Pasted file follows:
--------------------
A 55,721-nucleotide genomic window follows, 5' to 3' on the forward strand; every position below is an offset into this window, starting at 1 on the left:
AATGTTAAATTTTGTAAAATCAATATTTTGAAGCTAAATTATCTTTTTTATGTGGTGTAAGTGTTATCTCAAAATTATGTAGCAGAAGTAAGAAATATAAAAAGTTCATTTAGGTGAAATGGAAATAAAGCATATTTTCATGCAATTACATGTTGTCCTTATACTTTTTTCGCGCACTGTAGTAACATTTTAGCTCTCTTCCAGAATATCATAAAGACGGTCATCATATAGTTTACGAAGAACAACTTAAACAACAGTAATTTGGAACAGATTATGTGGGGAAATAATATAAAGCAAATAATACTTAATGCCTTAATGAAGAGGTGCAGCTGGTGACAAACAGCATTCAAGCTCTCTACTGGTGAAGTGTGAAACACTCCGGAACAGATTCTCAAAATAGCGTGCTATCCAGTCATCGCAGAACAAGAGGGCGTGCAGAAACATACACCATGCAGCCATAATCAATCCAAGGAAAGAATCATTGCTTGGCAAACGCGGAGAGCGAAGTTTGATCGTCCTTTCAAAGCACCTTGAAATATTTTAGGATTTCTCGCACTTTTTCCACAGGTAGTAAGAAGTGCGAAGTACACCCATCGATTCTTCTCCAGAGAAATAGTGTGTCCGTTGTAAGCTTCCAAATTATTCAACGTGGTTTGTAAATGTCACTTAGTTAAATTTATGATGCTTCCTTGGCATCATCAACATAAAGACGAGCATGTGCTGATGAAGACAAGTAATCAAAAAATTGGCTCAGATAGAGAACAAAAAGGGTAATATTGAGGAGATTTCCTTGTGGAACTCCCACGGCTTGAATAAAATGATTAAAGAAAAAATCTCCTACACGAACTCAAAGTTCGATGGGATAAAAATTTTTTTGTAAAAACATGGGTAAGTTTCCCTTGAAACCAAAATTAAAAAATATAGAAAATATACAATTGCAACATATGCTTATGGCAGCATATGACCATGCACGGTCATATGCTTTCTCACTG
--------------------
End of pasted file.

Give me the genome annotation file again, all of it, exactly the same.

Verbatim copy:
A 55,721-nucleotide genomic window follows, 5' to 3' on the forward strand; every position below is an offset into this window, starting at 1 on the left:
AATGTTAAATTTTGTAAAATCAATATTTTGAAGCTAAATTATCTTTTTTATGTGGTGTAAGTGTTATCTCAAAATTATGTAGCAGAAGTAAGAAATATAAAAAGTTCATTTAGGTGAAATGGAAATAAAGCATATTTTCATGCAATTACATGTTGTCCTTATACTTTTTTCGCGCACTGTAGTAACATTTTAGCTCTCTTCCAGAATATCATAAAGACGGTCATCATATAGTTTACGAAGAACAACTTAAACAACAGTAATTTGGAACAGATTATGTGGGGAAATAATATAAAGCAAATAATACTTAATGCCTTAATGAAGAGGTGCAGCTGGTGACAAACAGCATTCAAGCTCTCTACTGGTGAAGTGTGAAACACTCCGGAACAGATTCTCAAAATAGCGTGCTATCCAGTCATCGCAGAACAAGAGGGCGTGCAGAAACATACACCATGCAGCCATAATCAATCCAAGGAAAGAATCATTGCTTGGCAAACGCGGAGAGCGAAGTTTGATCGTCCTTTCAAAGCACCTTGAAATATTTTAGGATTTCTCGCACTTTTTCCACAGGTAGTAAGAAGTGCGAAGTACACCCATCGATTCTTCTCCAGAGAAATAGTGTGTCCGTTGTAAGCTTCCAAATTATTCAACGTGGTTTGTAAATGTCACTTAGTTAAATTTATGATGCTTCCTTGGCATCATCAACATAAAGACGAGCATGTGCTGATGAAGACAAGTAATCAAAAAATTGGCTCAGATAGAGAACAAAAAGGGTAATATTGAGGAGATTTCCTTGTGGAACTCCCACGGCTTGAATAAAATGATTAAAGAAAAAATCTCCTACACGAACTCAAAGTTCGATGGGATAAAAATTTTTTTGTAAAAACATGGGTAAGTTTCCCTTGAAACCAAAATTAAAAAATATAGAAAATATACAATTGCAACATATGCTTATGGCAGCATATGACCATGCACGGTCATATGCTTTCTCACTG